The ‘cult’ of The Hip: the music, the community, the integration
I’ve been meaning to write about this community engagement success story for a while now, but haven’t gotten around to it yet. It’s one that’s close to my own heart and also a great example of how bands/ brands can use technology to build a deeper sense of loyalty and communication with their fans. The Tragically Hip, as Canadians know, are a part of the very fabric of Canadian culture and have been for years. Although I adore their tunes, what I find the most remarkable about the band from Kingston, is how they have grown and evolved with their fans throughout the last 15-20 years without losing their core nature. They have remained true to their identity while allowing the community to have ownership in their own experience. The Hip aren’t huge in the States, but they are okay with that. It’s really a beautiful thing.
I’ve been a Hip fan since Up to Here and continue to pay ridiculous amounts of money on eBay to get tickets to the always sold out events. I missed being in Canada during the ’90’s, but I made a point of scheduling my trips back every year to catch either a Hip concert or a Leafs game (one year I was lucky enough to get both), and of course every couple of years the band would hit LA and play sold out shows at the HOB on the Sunset Strip… seeing the Hip in a bar setting was an experience I highly recommend. They put on a heartfelt and rockin’ show each and every time they perform – they love what they’re doing and it shows.
It hasn’t always been a ‘cult’ (and I use that term most affectionately), it’s grown into one over the years. The fans are loyal and expressive, and the band encourages it. They are on the leading edge of social networking and media. Every thing they do online and on the ground is meant to reach out to fans. They certainly aren’t the first band to embrace their community, but they are doing it holistically and in a huge way.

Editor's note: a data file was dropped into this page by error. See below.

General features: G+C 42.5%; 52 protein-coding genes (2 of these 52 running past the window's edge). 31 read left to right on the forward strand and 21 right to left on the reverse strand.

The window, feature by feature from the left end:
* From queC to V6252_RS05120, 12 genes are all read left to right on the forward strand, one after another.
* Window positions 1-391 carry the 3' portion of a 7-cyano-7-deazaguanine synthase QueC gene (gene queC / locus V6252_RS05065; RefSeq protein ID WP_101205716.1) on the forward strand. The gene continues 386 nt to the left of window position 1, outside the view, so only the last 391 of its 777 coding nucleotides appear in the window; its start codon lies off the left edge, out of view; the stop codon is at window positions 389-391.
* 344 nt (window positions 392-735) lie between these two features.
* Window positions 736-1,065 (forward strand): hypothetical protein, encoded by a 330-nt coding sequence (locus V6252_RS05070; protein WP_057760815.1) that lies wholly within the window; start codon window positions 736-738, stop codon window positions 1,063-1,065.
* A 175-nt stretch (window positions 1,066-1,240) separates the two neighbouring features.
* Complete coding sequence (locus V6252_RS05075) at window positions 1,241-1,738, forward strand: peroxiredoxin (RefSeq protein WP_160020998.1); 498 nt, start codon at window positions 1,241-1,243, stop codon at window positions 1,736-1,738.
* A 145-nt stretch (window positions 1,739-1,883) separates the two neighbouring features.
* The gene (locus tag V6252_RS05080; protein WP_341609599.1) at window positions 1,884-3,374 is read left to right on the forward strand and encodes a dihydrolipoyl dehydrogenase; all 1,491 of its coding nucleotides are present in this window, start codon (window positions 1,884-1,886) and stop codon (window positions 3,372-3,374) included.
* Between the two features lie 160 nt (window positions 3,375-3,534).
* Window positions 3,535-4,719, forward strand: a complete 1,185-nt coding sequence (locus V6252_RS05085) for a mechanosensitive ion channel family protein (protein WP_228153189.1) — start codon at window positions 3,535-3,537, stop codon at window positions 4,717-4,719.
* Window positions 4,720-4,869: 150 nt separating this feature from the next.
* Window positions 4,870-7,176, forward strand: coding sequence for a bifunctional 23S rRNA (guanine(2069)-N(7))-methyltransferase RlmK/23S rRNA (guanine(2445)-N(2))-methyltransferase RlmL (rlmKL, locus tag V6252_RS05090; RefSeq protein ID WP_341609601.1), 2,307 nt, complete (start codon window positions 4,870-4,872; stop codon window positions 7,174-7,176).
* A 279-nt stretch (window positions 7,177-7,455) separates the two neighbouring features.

The first thing about the outreach is they encourage fans to record their shows and take pictures. From there fans can upload photos to the Flickr group (under CC license) and upload the songs to share on the Hip Tracker.
They also upload (and provide via RSS) their own live recordings from the last 15 years on a daily/ weekly basis to keep you actively engaged.
They’re on MySpace and YouTube. They encourage you to share the videos they’ve uploaded and upload your own. They have a forum. They have info about all their upcoming shows, and if you’ve registered you get advance options on ticket purchases. They go an extra step and list their set lists for each show.
But probably the best part of the website is their Story Project. It’s a living history of the band told by their community of fans. It encourages participation, it doesn’t seek to censor or shape the experience. They want to hear your story and add it to the history. They trust you have positive things to say but won’t censor if you don’t. In fact, at each step they want to hear from you. It’s truly interactive and social.
It’s innovative and engaging, and it works.
The strategy from which all the tactics flow is remarkably simple:
- Reach out to the community and ask them to share
- Give them the tools and platform(s) to do so easily
- Acknowledge and embrace the UGC (or bootlegs in the case of the Hip), they’ll be out there anyway
- Keep adding value
- Ask for feedback and repeat
I’m a cult member for life and proud of it. See you in Feb at the ACC!
[photo credit: MAv. on Flickr]